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         Media Literacy Activities Teach:     more detail
  1. How to Teach Your Child to Read from Two Years: Over 125 Activities for Rapid Reading Progress by Bill Gillham, 1998-09-24

81. LION: Lesson Plans & Teaching Activities For School Librarians
book Library Skills to Information literacy A Handbook Achieving a CurriculumBasedLibrary media Center Program tools for curriculum-based activities in any
Librarians Information Online Network
Provided here are lessons and activities useful in school libraries, links to library and information skills curriculum documents, and related books and periodicals.
American Association of School Librarians: Position Statement on Information Literacy and Problem-Solving
Outlines the role of the library media program in fostering information literacy, and includes eight "scenarios" that illustrate how cooperative instructional efforts between teachers and library media specialists can help students improve their information problem-solving skills through significant learning experiences.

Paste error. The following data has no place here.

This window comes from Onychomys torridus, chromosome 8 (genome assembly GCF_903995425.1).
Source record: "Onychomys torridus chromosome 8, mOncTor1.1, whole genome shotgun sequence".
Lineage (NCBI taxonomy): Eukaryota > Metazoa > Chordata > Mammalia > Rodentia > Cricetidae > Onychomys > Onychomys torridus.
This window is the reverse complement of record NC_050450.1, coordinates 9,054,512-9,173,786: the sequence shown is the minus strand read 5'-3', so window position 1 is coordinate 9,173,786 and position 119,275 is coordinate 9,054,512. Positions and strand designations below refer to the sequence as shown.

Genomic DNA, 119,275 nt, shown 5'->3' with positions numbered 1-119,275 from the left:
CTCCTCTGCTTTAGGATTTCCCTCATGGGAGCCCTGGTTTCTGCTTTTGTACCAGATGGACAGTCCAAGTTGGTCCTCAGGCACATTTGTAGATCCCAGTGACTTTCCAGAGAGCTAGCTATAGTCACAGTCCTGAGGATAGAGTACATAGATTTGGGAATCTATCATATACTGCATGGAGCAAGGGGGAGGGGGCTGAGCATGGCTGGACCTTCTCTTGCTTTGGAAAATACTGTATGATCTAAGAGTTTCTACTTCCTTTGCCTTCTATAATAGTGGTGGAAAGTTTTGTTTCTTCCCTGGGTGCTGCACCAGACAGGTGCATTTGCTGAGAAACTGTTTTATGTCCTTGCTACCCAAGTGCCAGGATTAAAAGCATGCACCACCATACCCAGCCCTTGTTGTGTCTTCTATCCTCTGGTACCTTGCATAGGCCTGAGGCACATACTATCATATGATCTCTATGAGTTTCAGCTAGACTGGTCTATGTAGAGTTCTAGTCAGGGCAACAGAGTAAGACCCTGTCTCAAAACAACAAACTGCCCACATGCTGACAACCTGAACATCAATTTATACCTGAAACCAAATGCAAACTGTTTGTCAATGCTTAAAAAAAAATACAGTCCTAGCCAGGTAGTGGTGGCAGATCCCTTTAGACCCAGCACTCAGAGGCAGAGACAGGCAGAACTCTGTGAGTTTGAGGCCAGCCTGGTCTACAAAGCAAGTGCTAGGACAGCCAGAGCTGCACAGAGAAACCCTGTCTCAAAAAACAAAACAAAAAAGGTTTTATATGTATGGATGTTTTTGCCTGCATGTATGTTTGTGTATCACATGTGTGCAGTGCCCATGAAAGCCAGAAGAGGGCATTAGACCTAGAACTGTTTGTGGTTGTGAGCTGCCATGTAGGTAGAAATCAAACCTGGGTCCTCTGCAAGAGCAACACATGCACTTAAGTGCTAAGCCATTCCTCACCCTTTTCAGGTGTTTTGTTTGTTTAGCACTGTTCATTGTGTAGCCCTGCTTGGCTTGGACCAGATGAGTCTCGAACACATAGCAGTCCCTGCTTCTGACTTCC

Baltimore County Public Schools: Library Lesson Plan Format
A form used by Baltimore library media specialists to plan lessons.
Bellingham Public Schools: Staff Development Course on Information Literacy
This Washington State school district provides online some of the materials it uses in a staff development course on Information Literacy and the Net . The course emphasizes student investigations as vehicles to explore information available on the Internet. Topics covered include the Research Cycle, several types of literacy, Gardner's Seven Intelligences, and much more.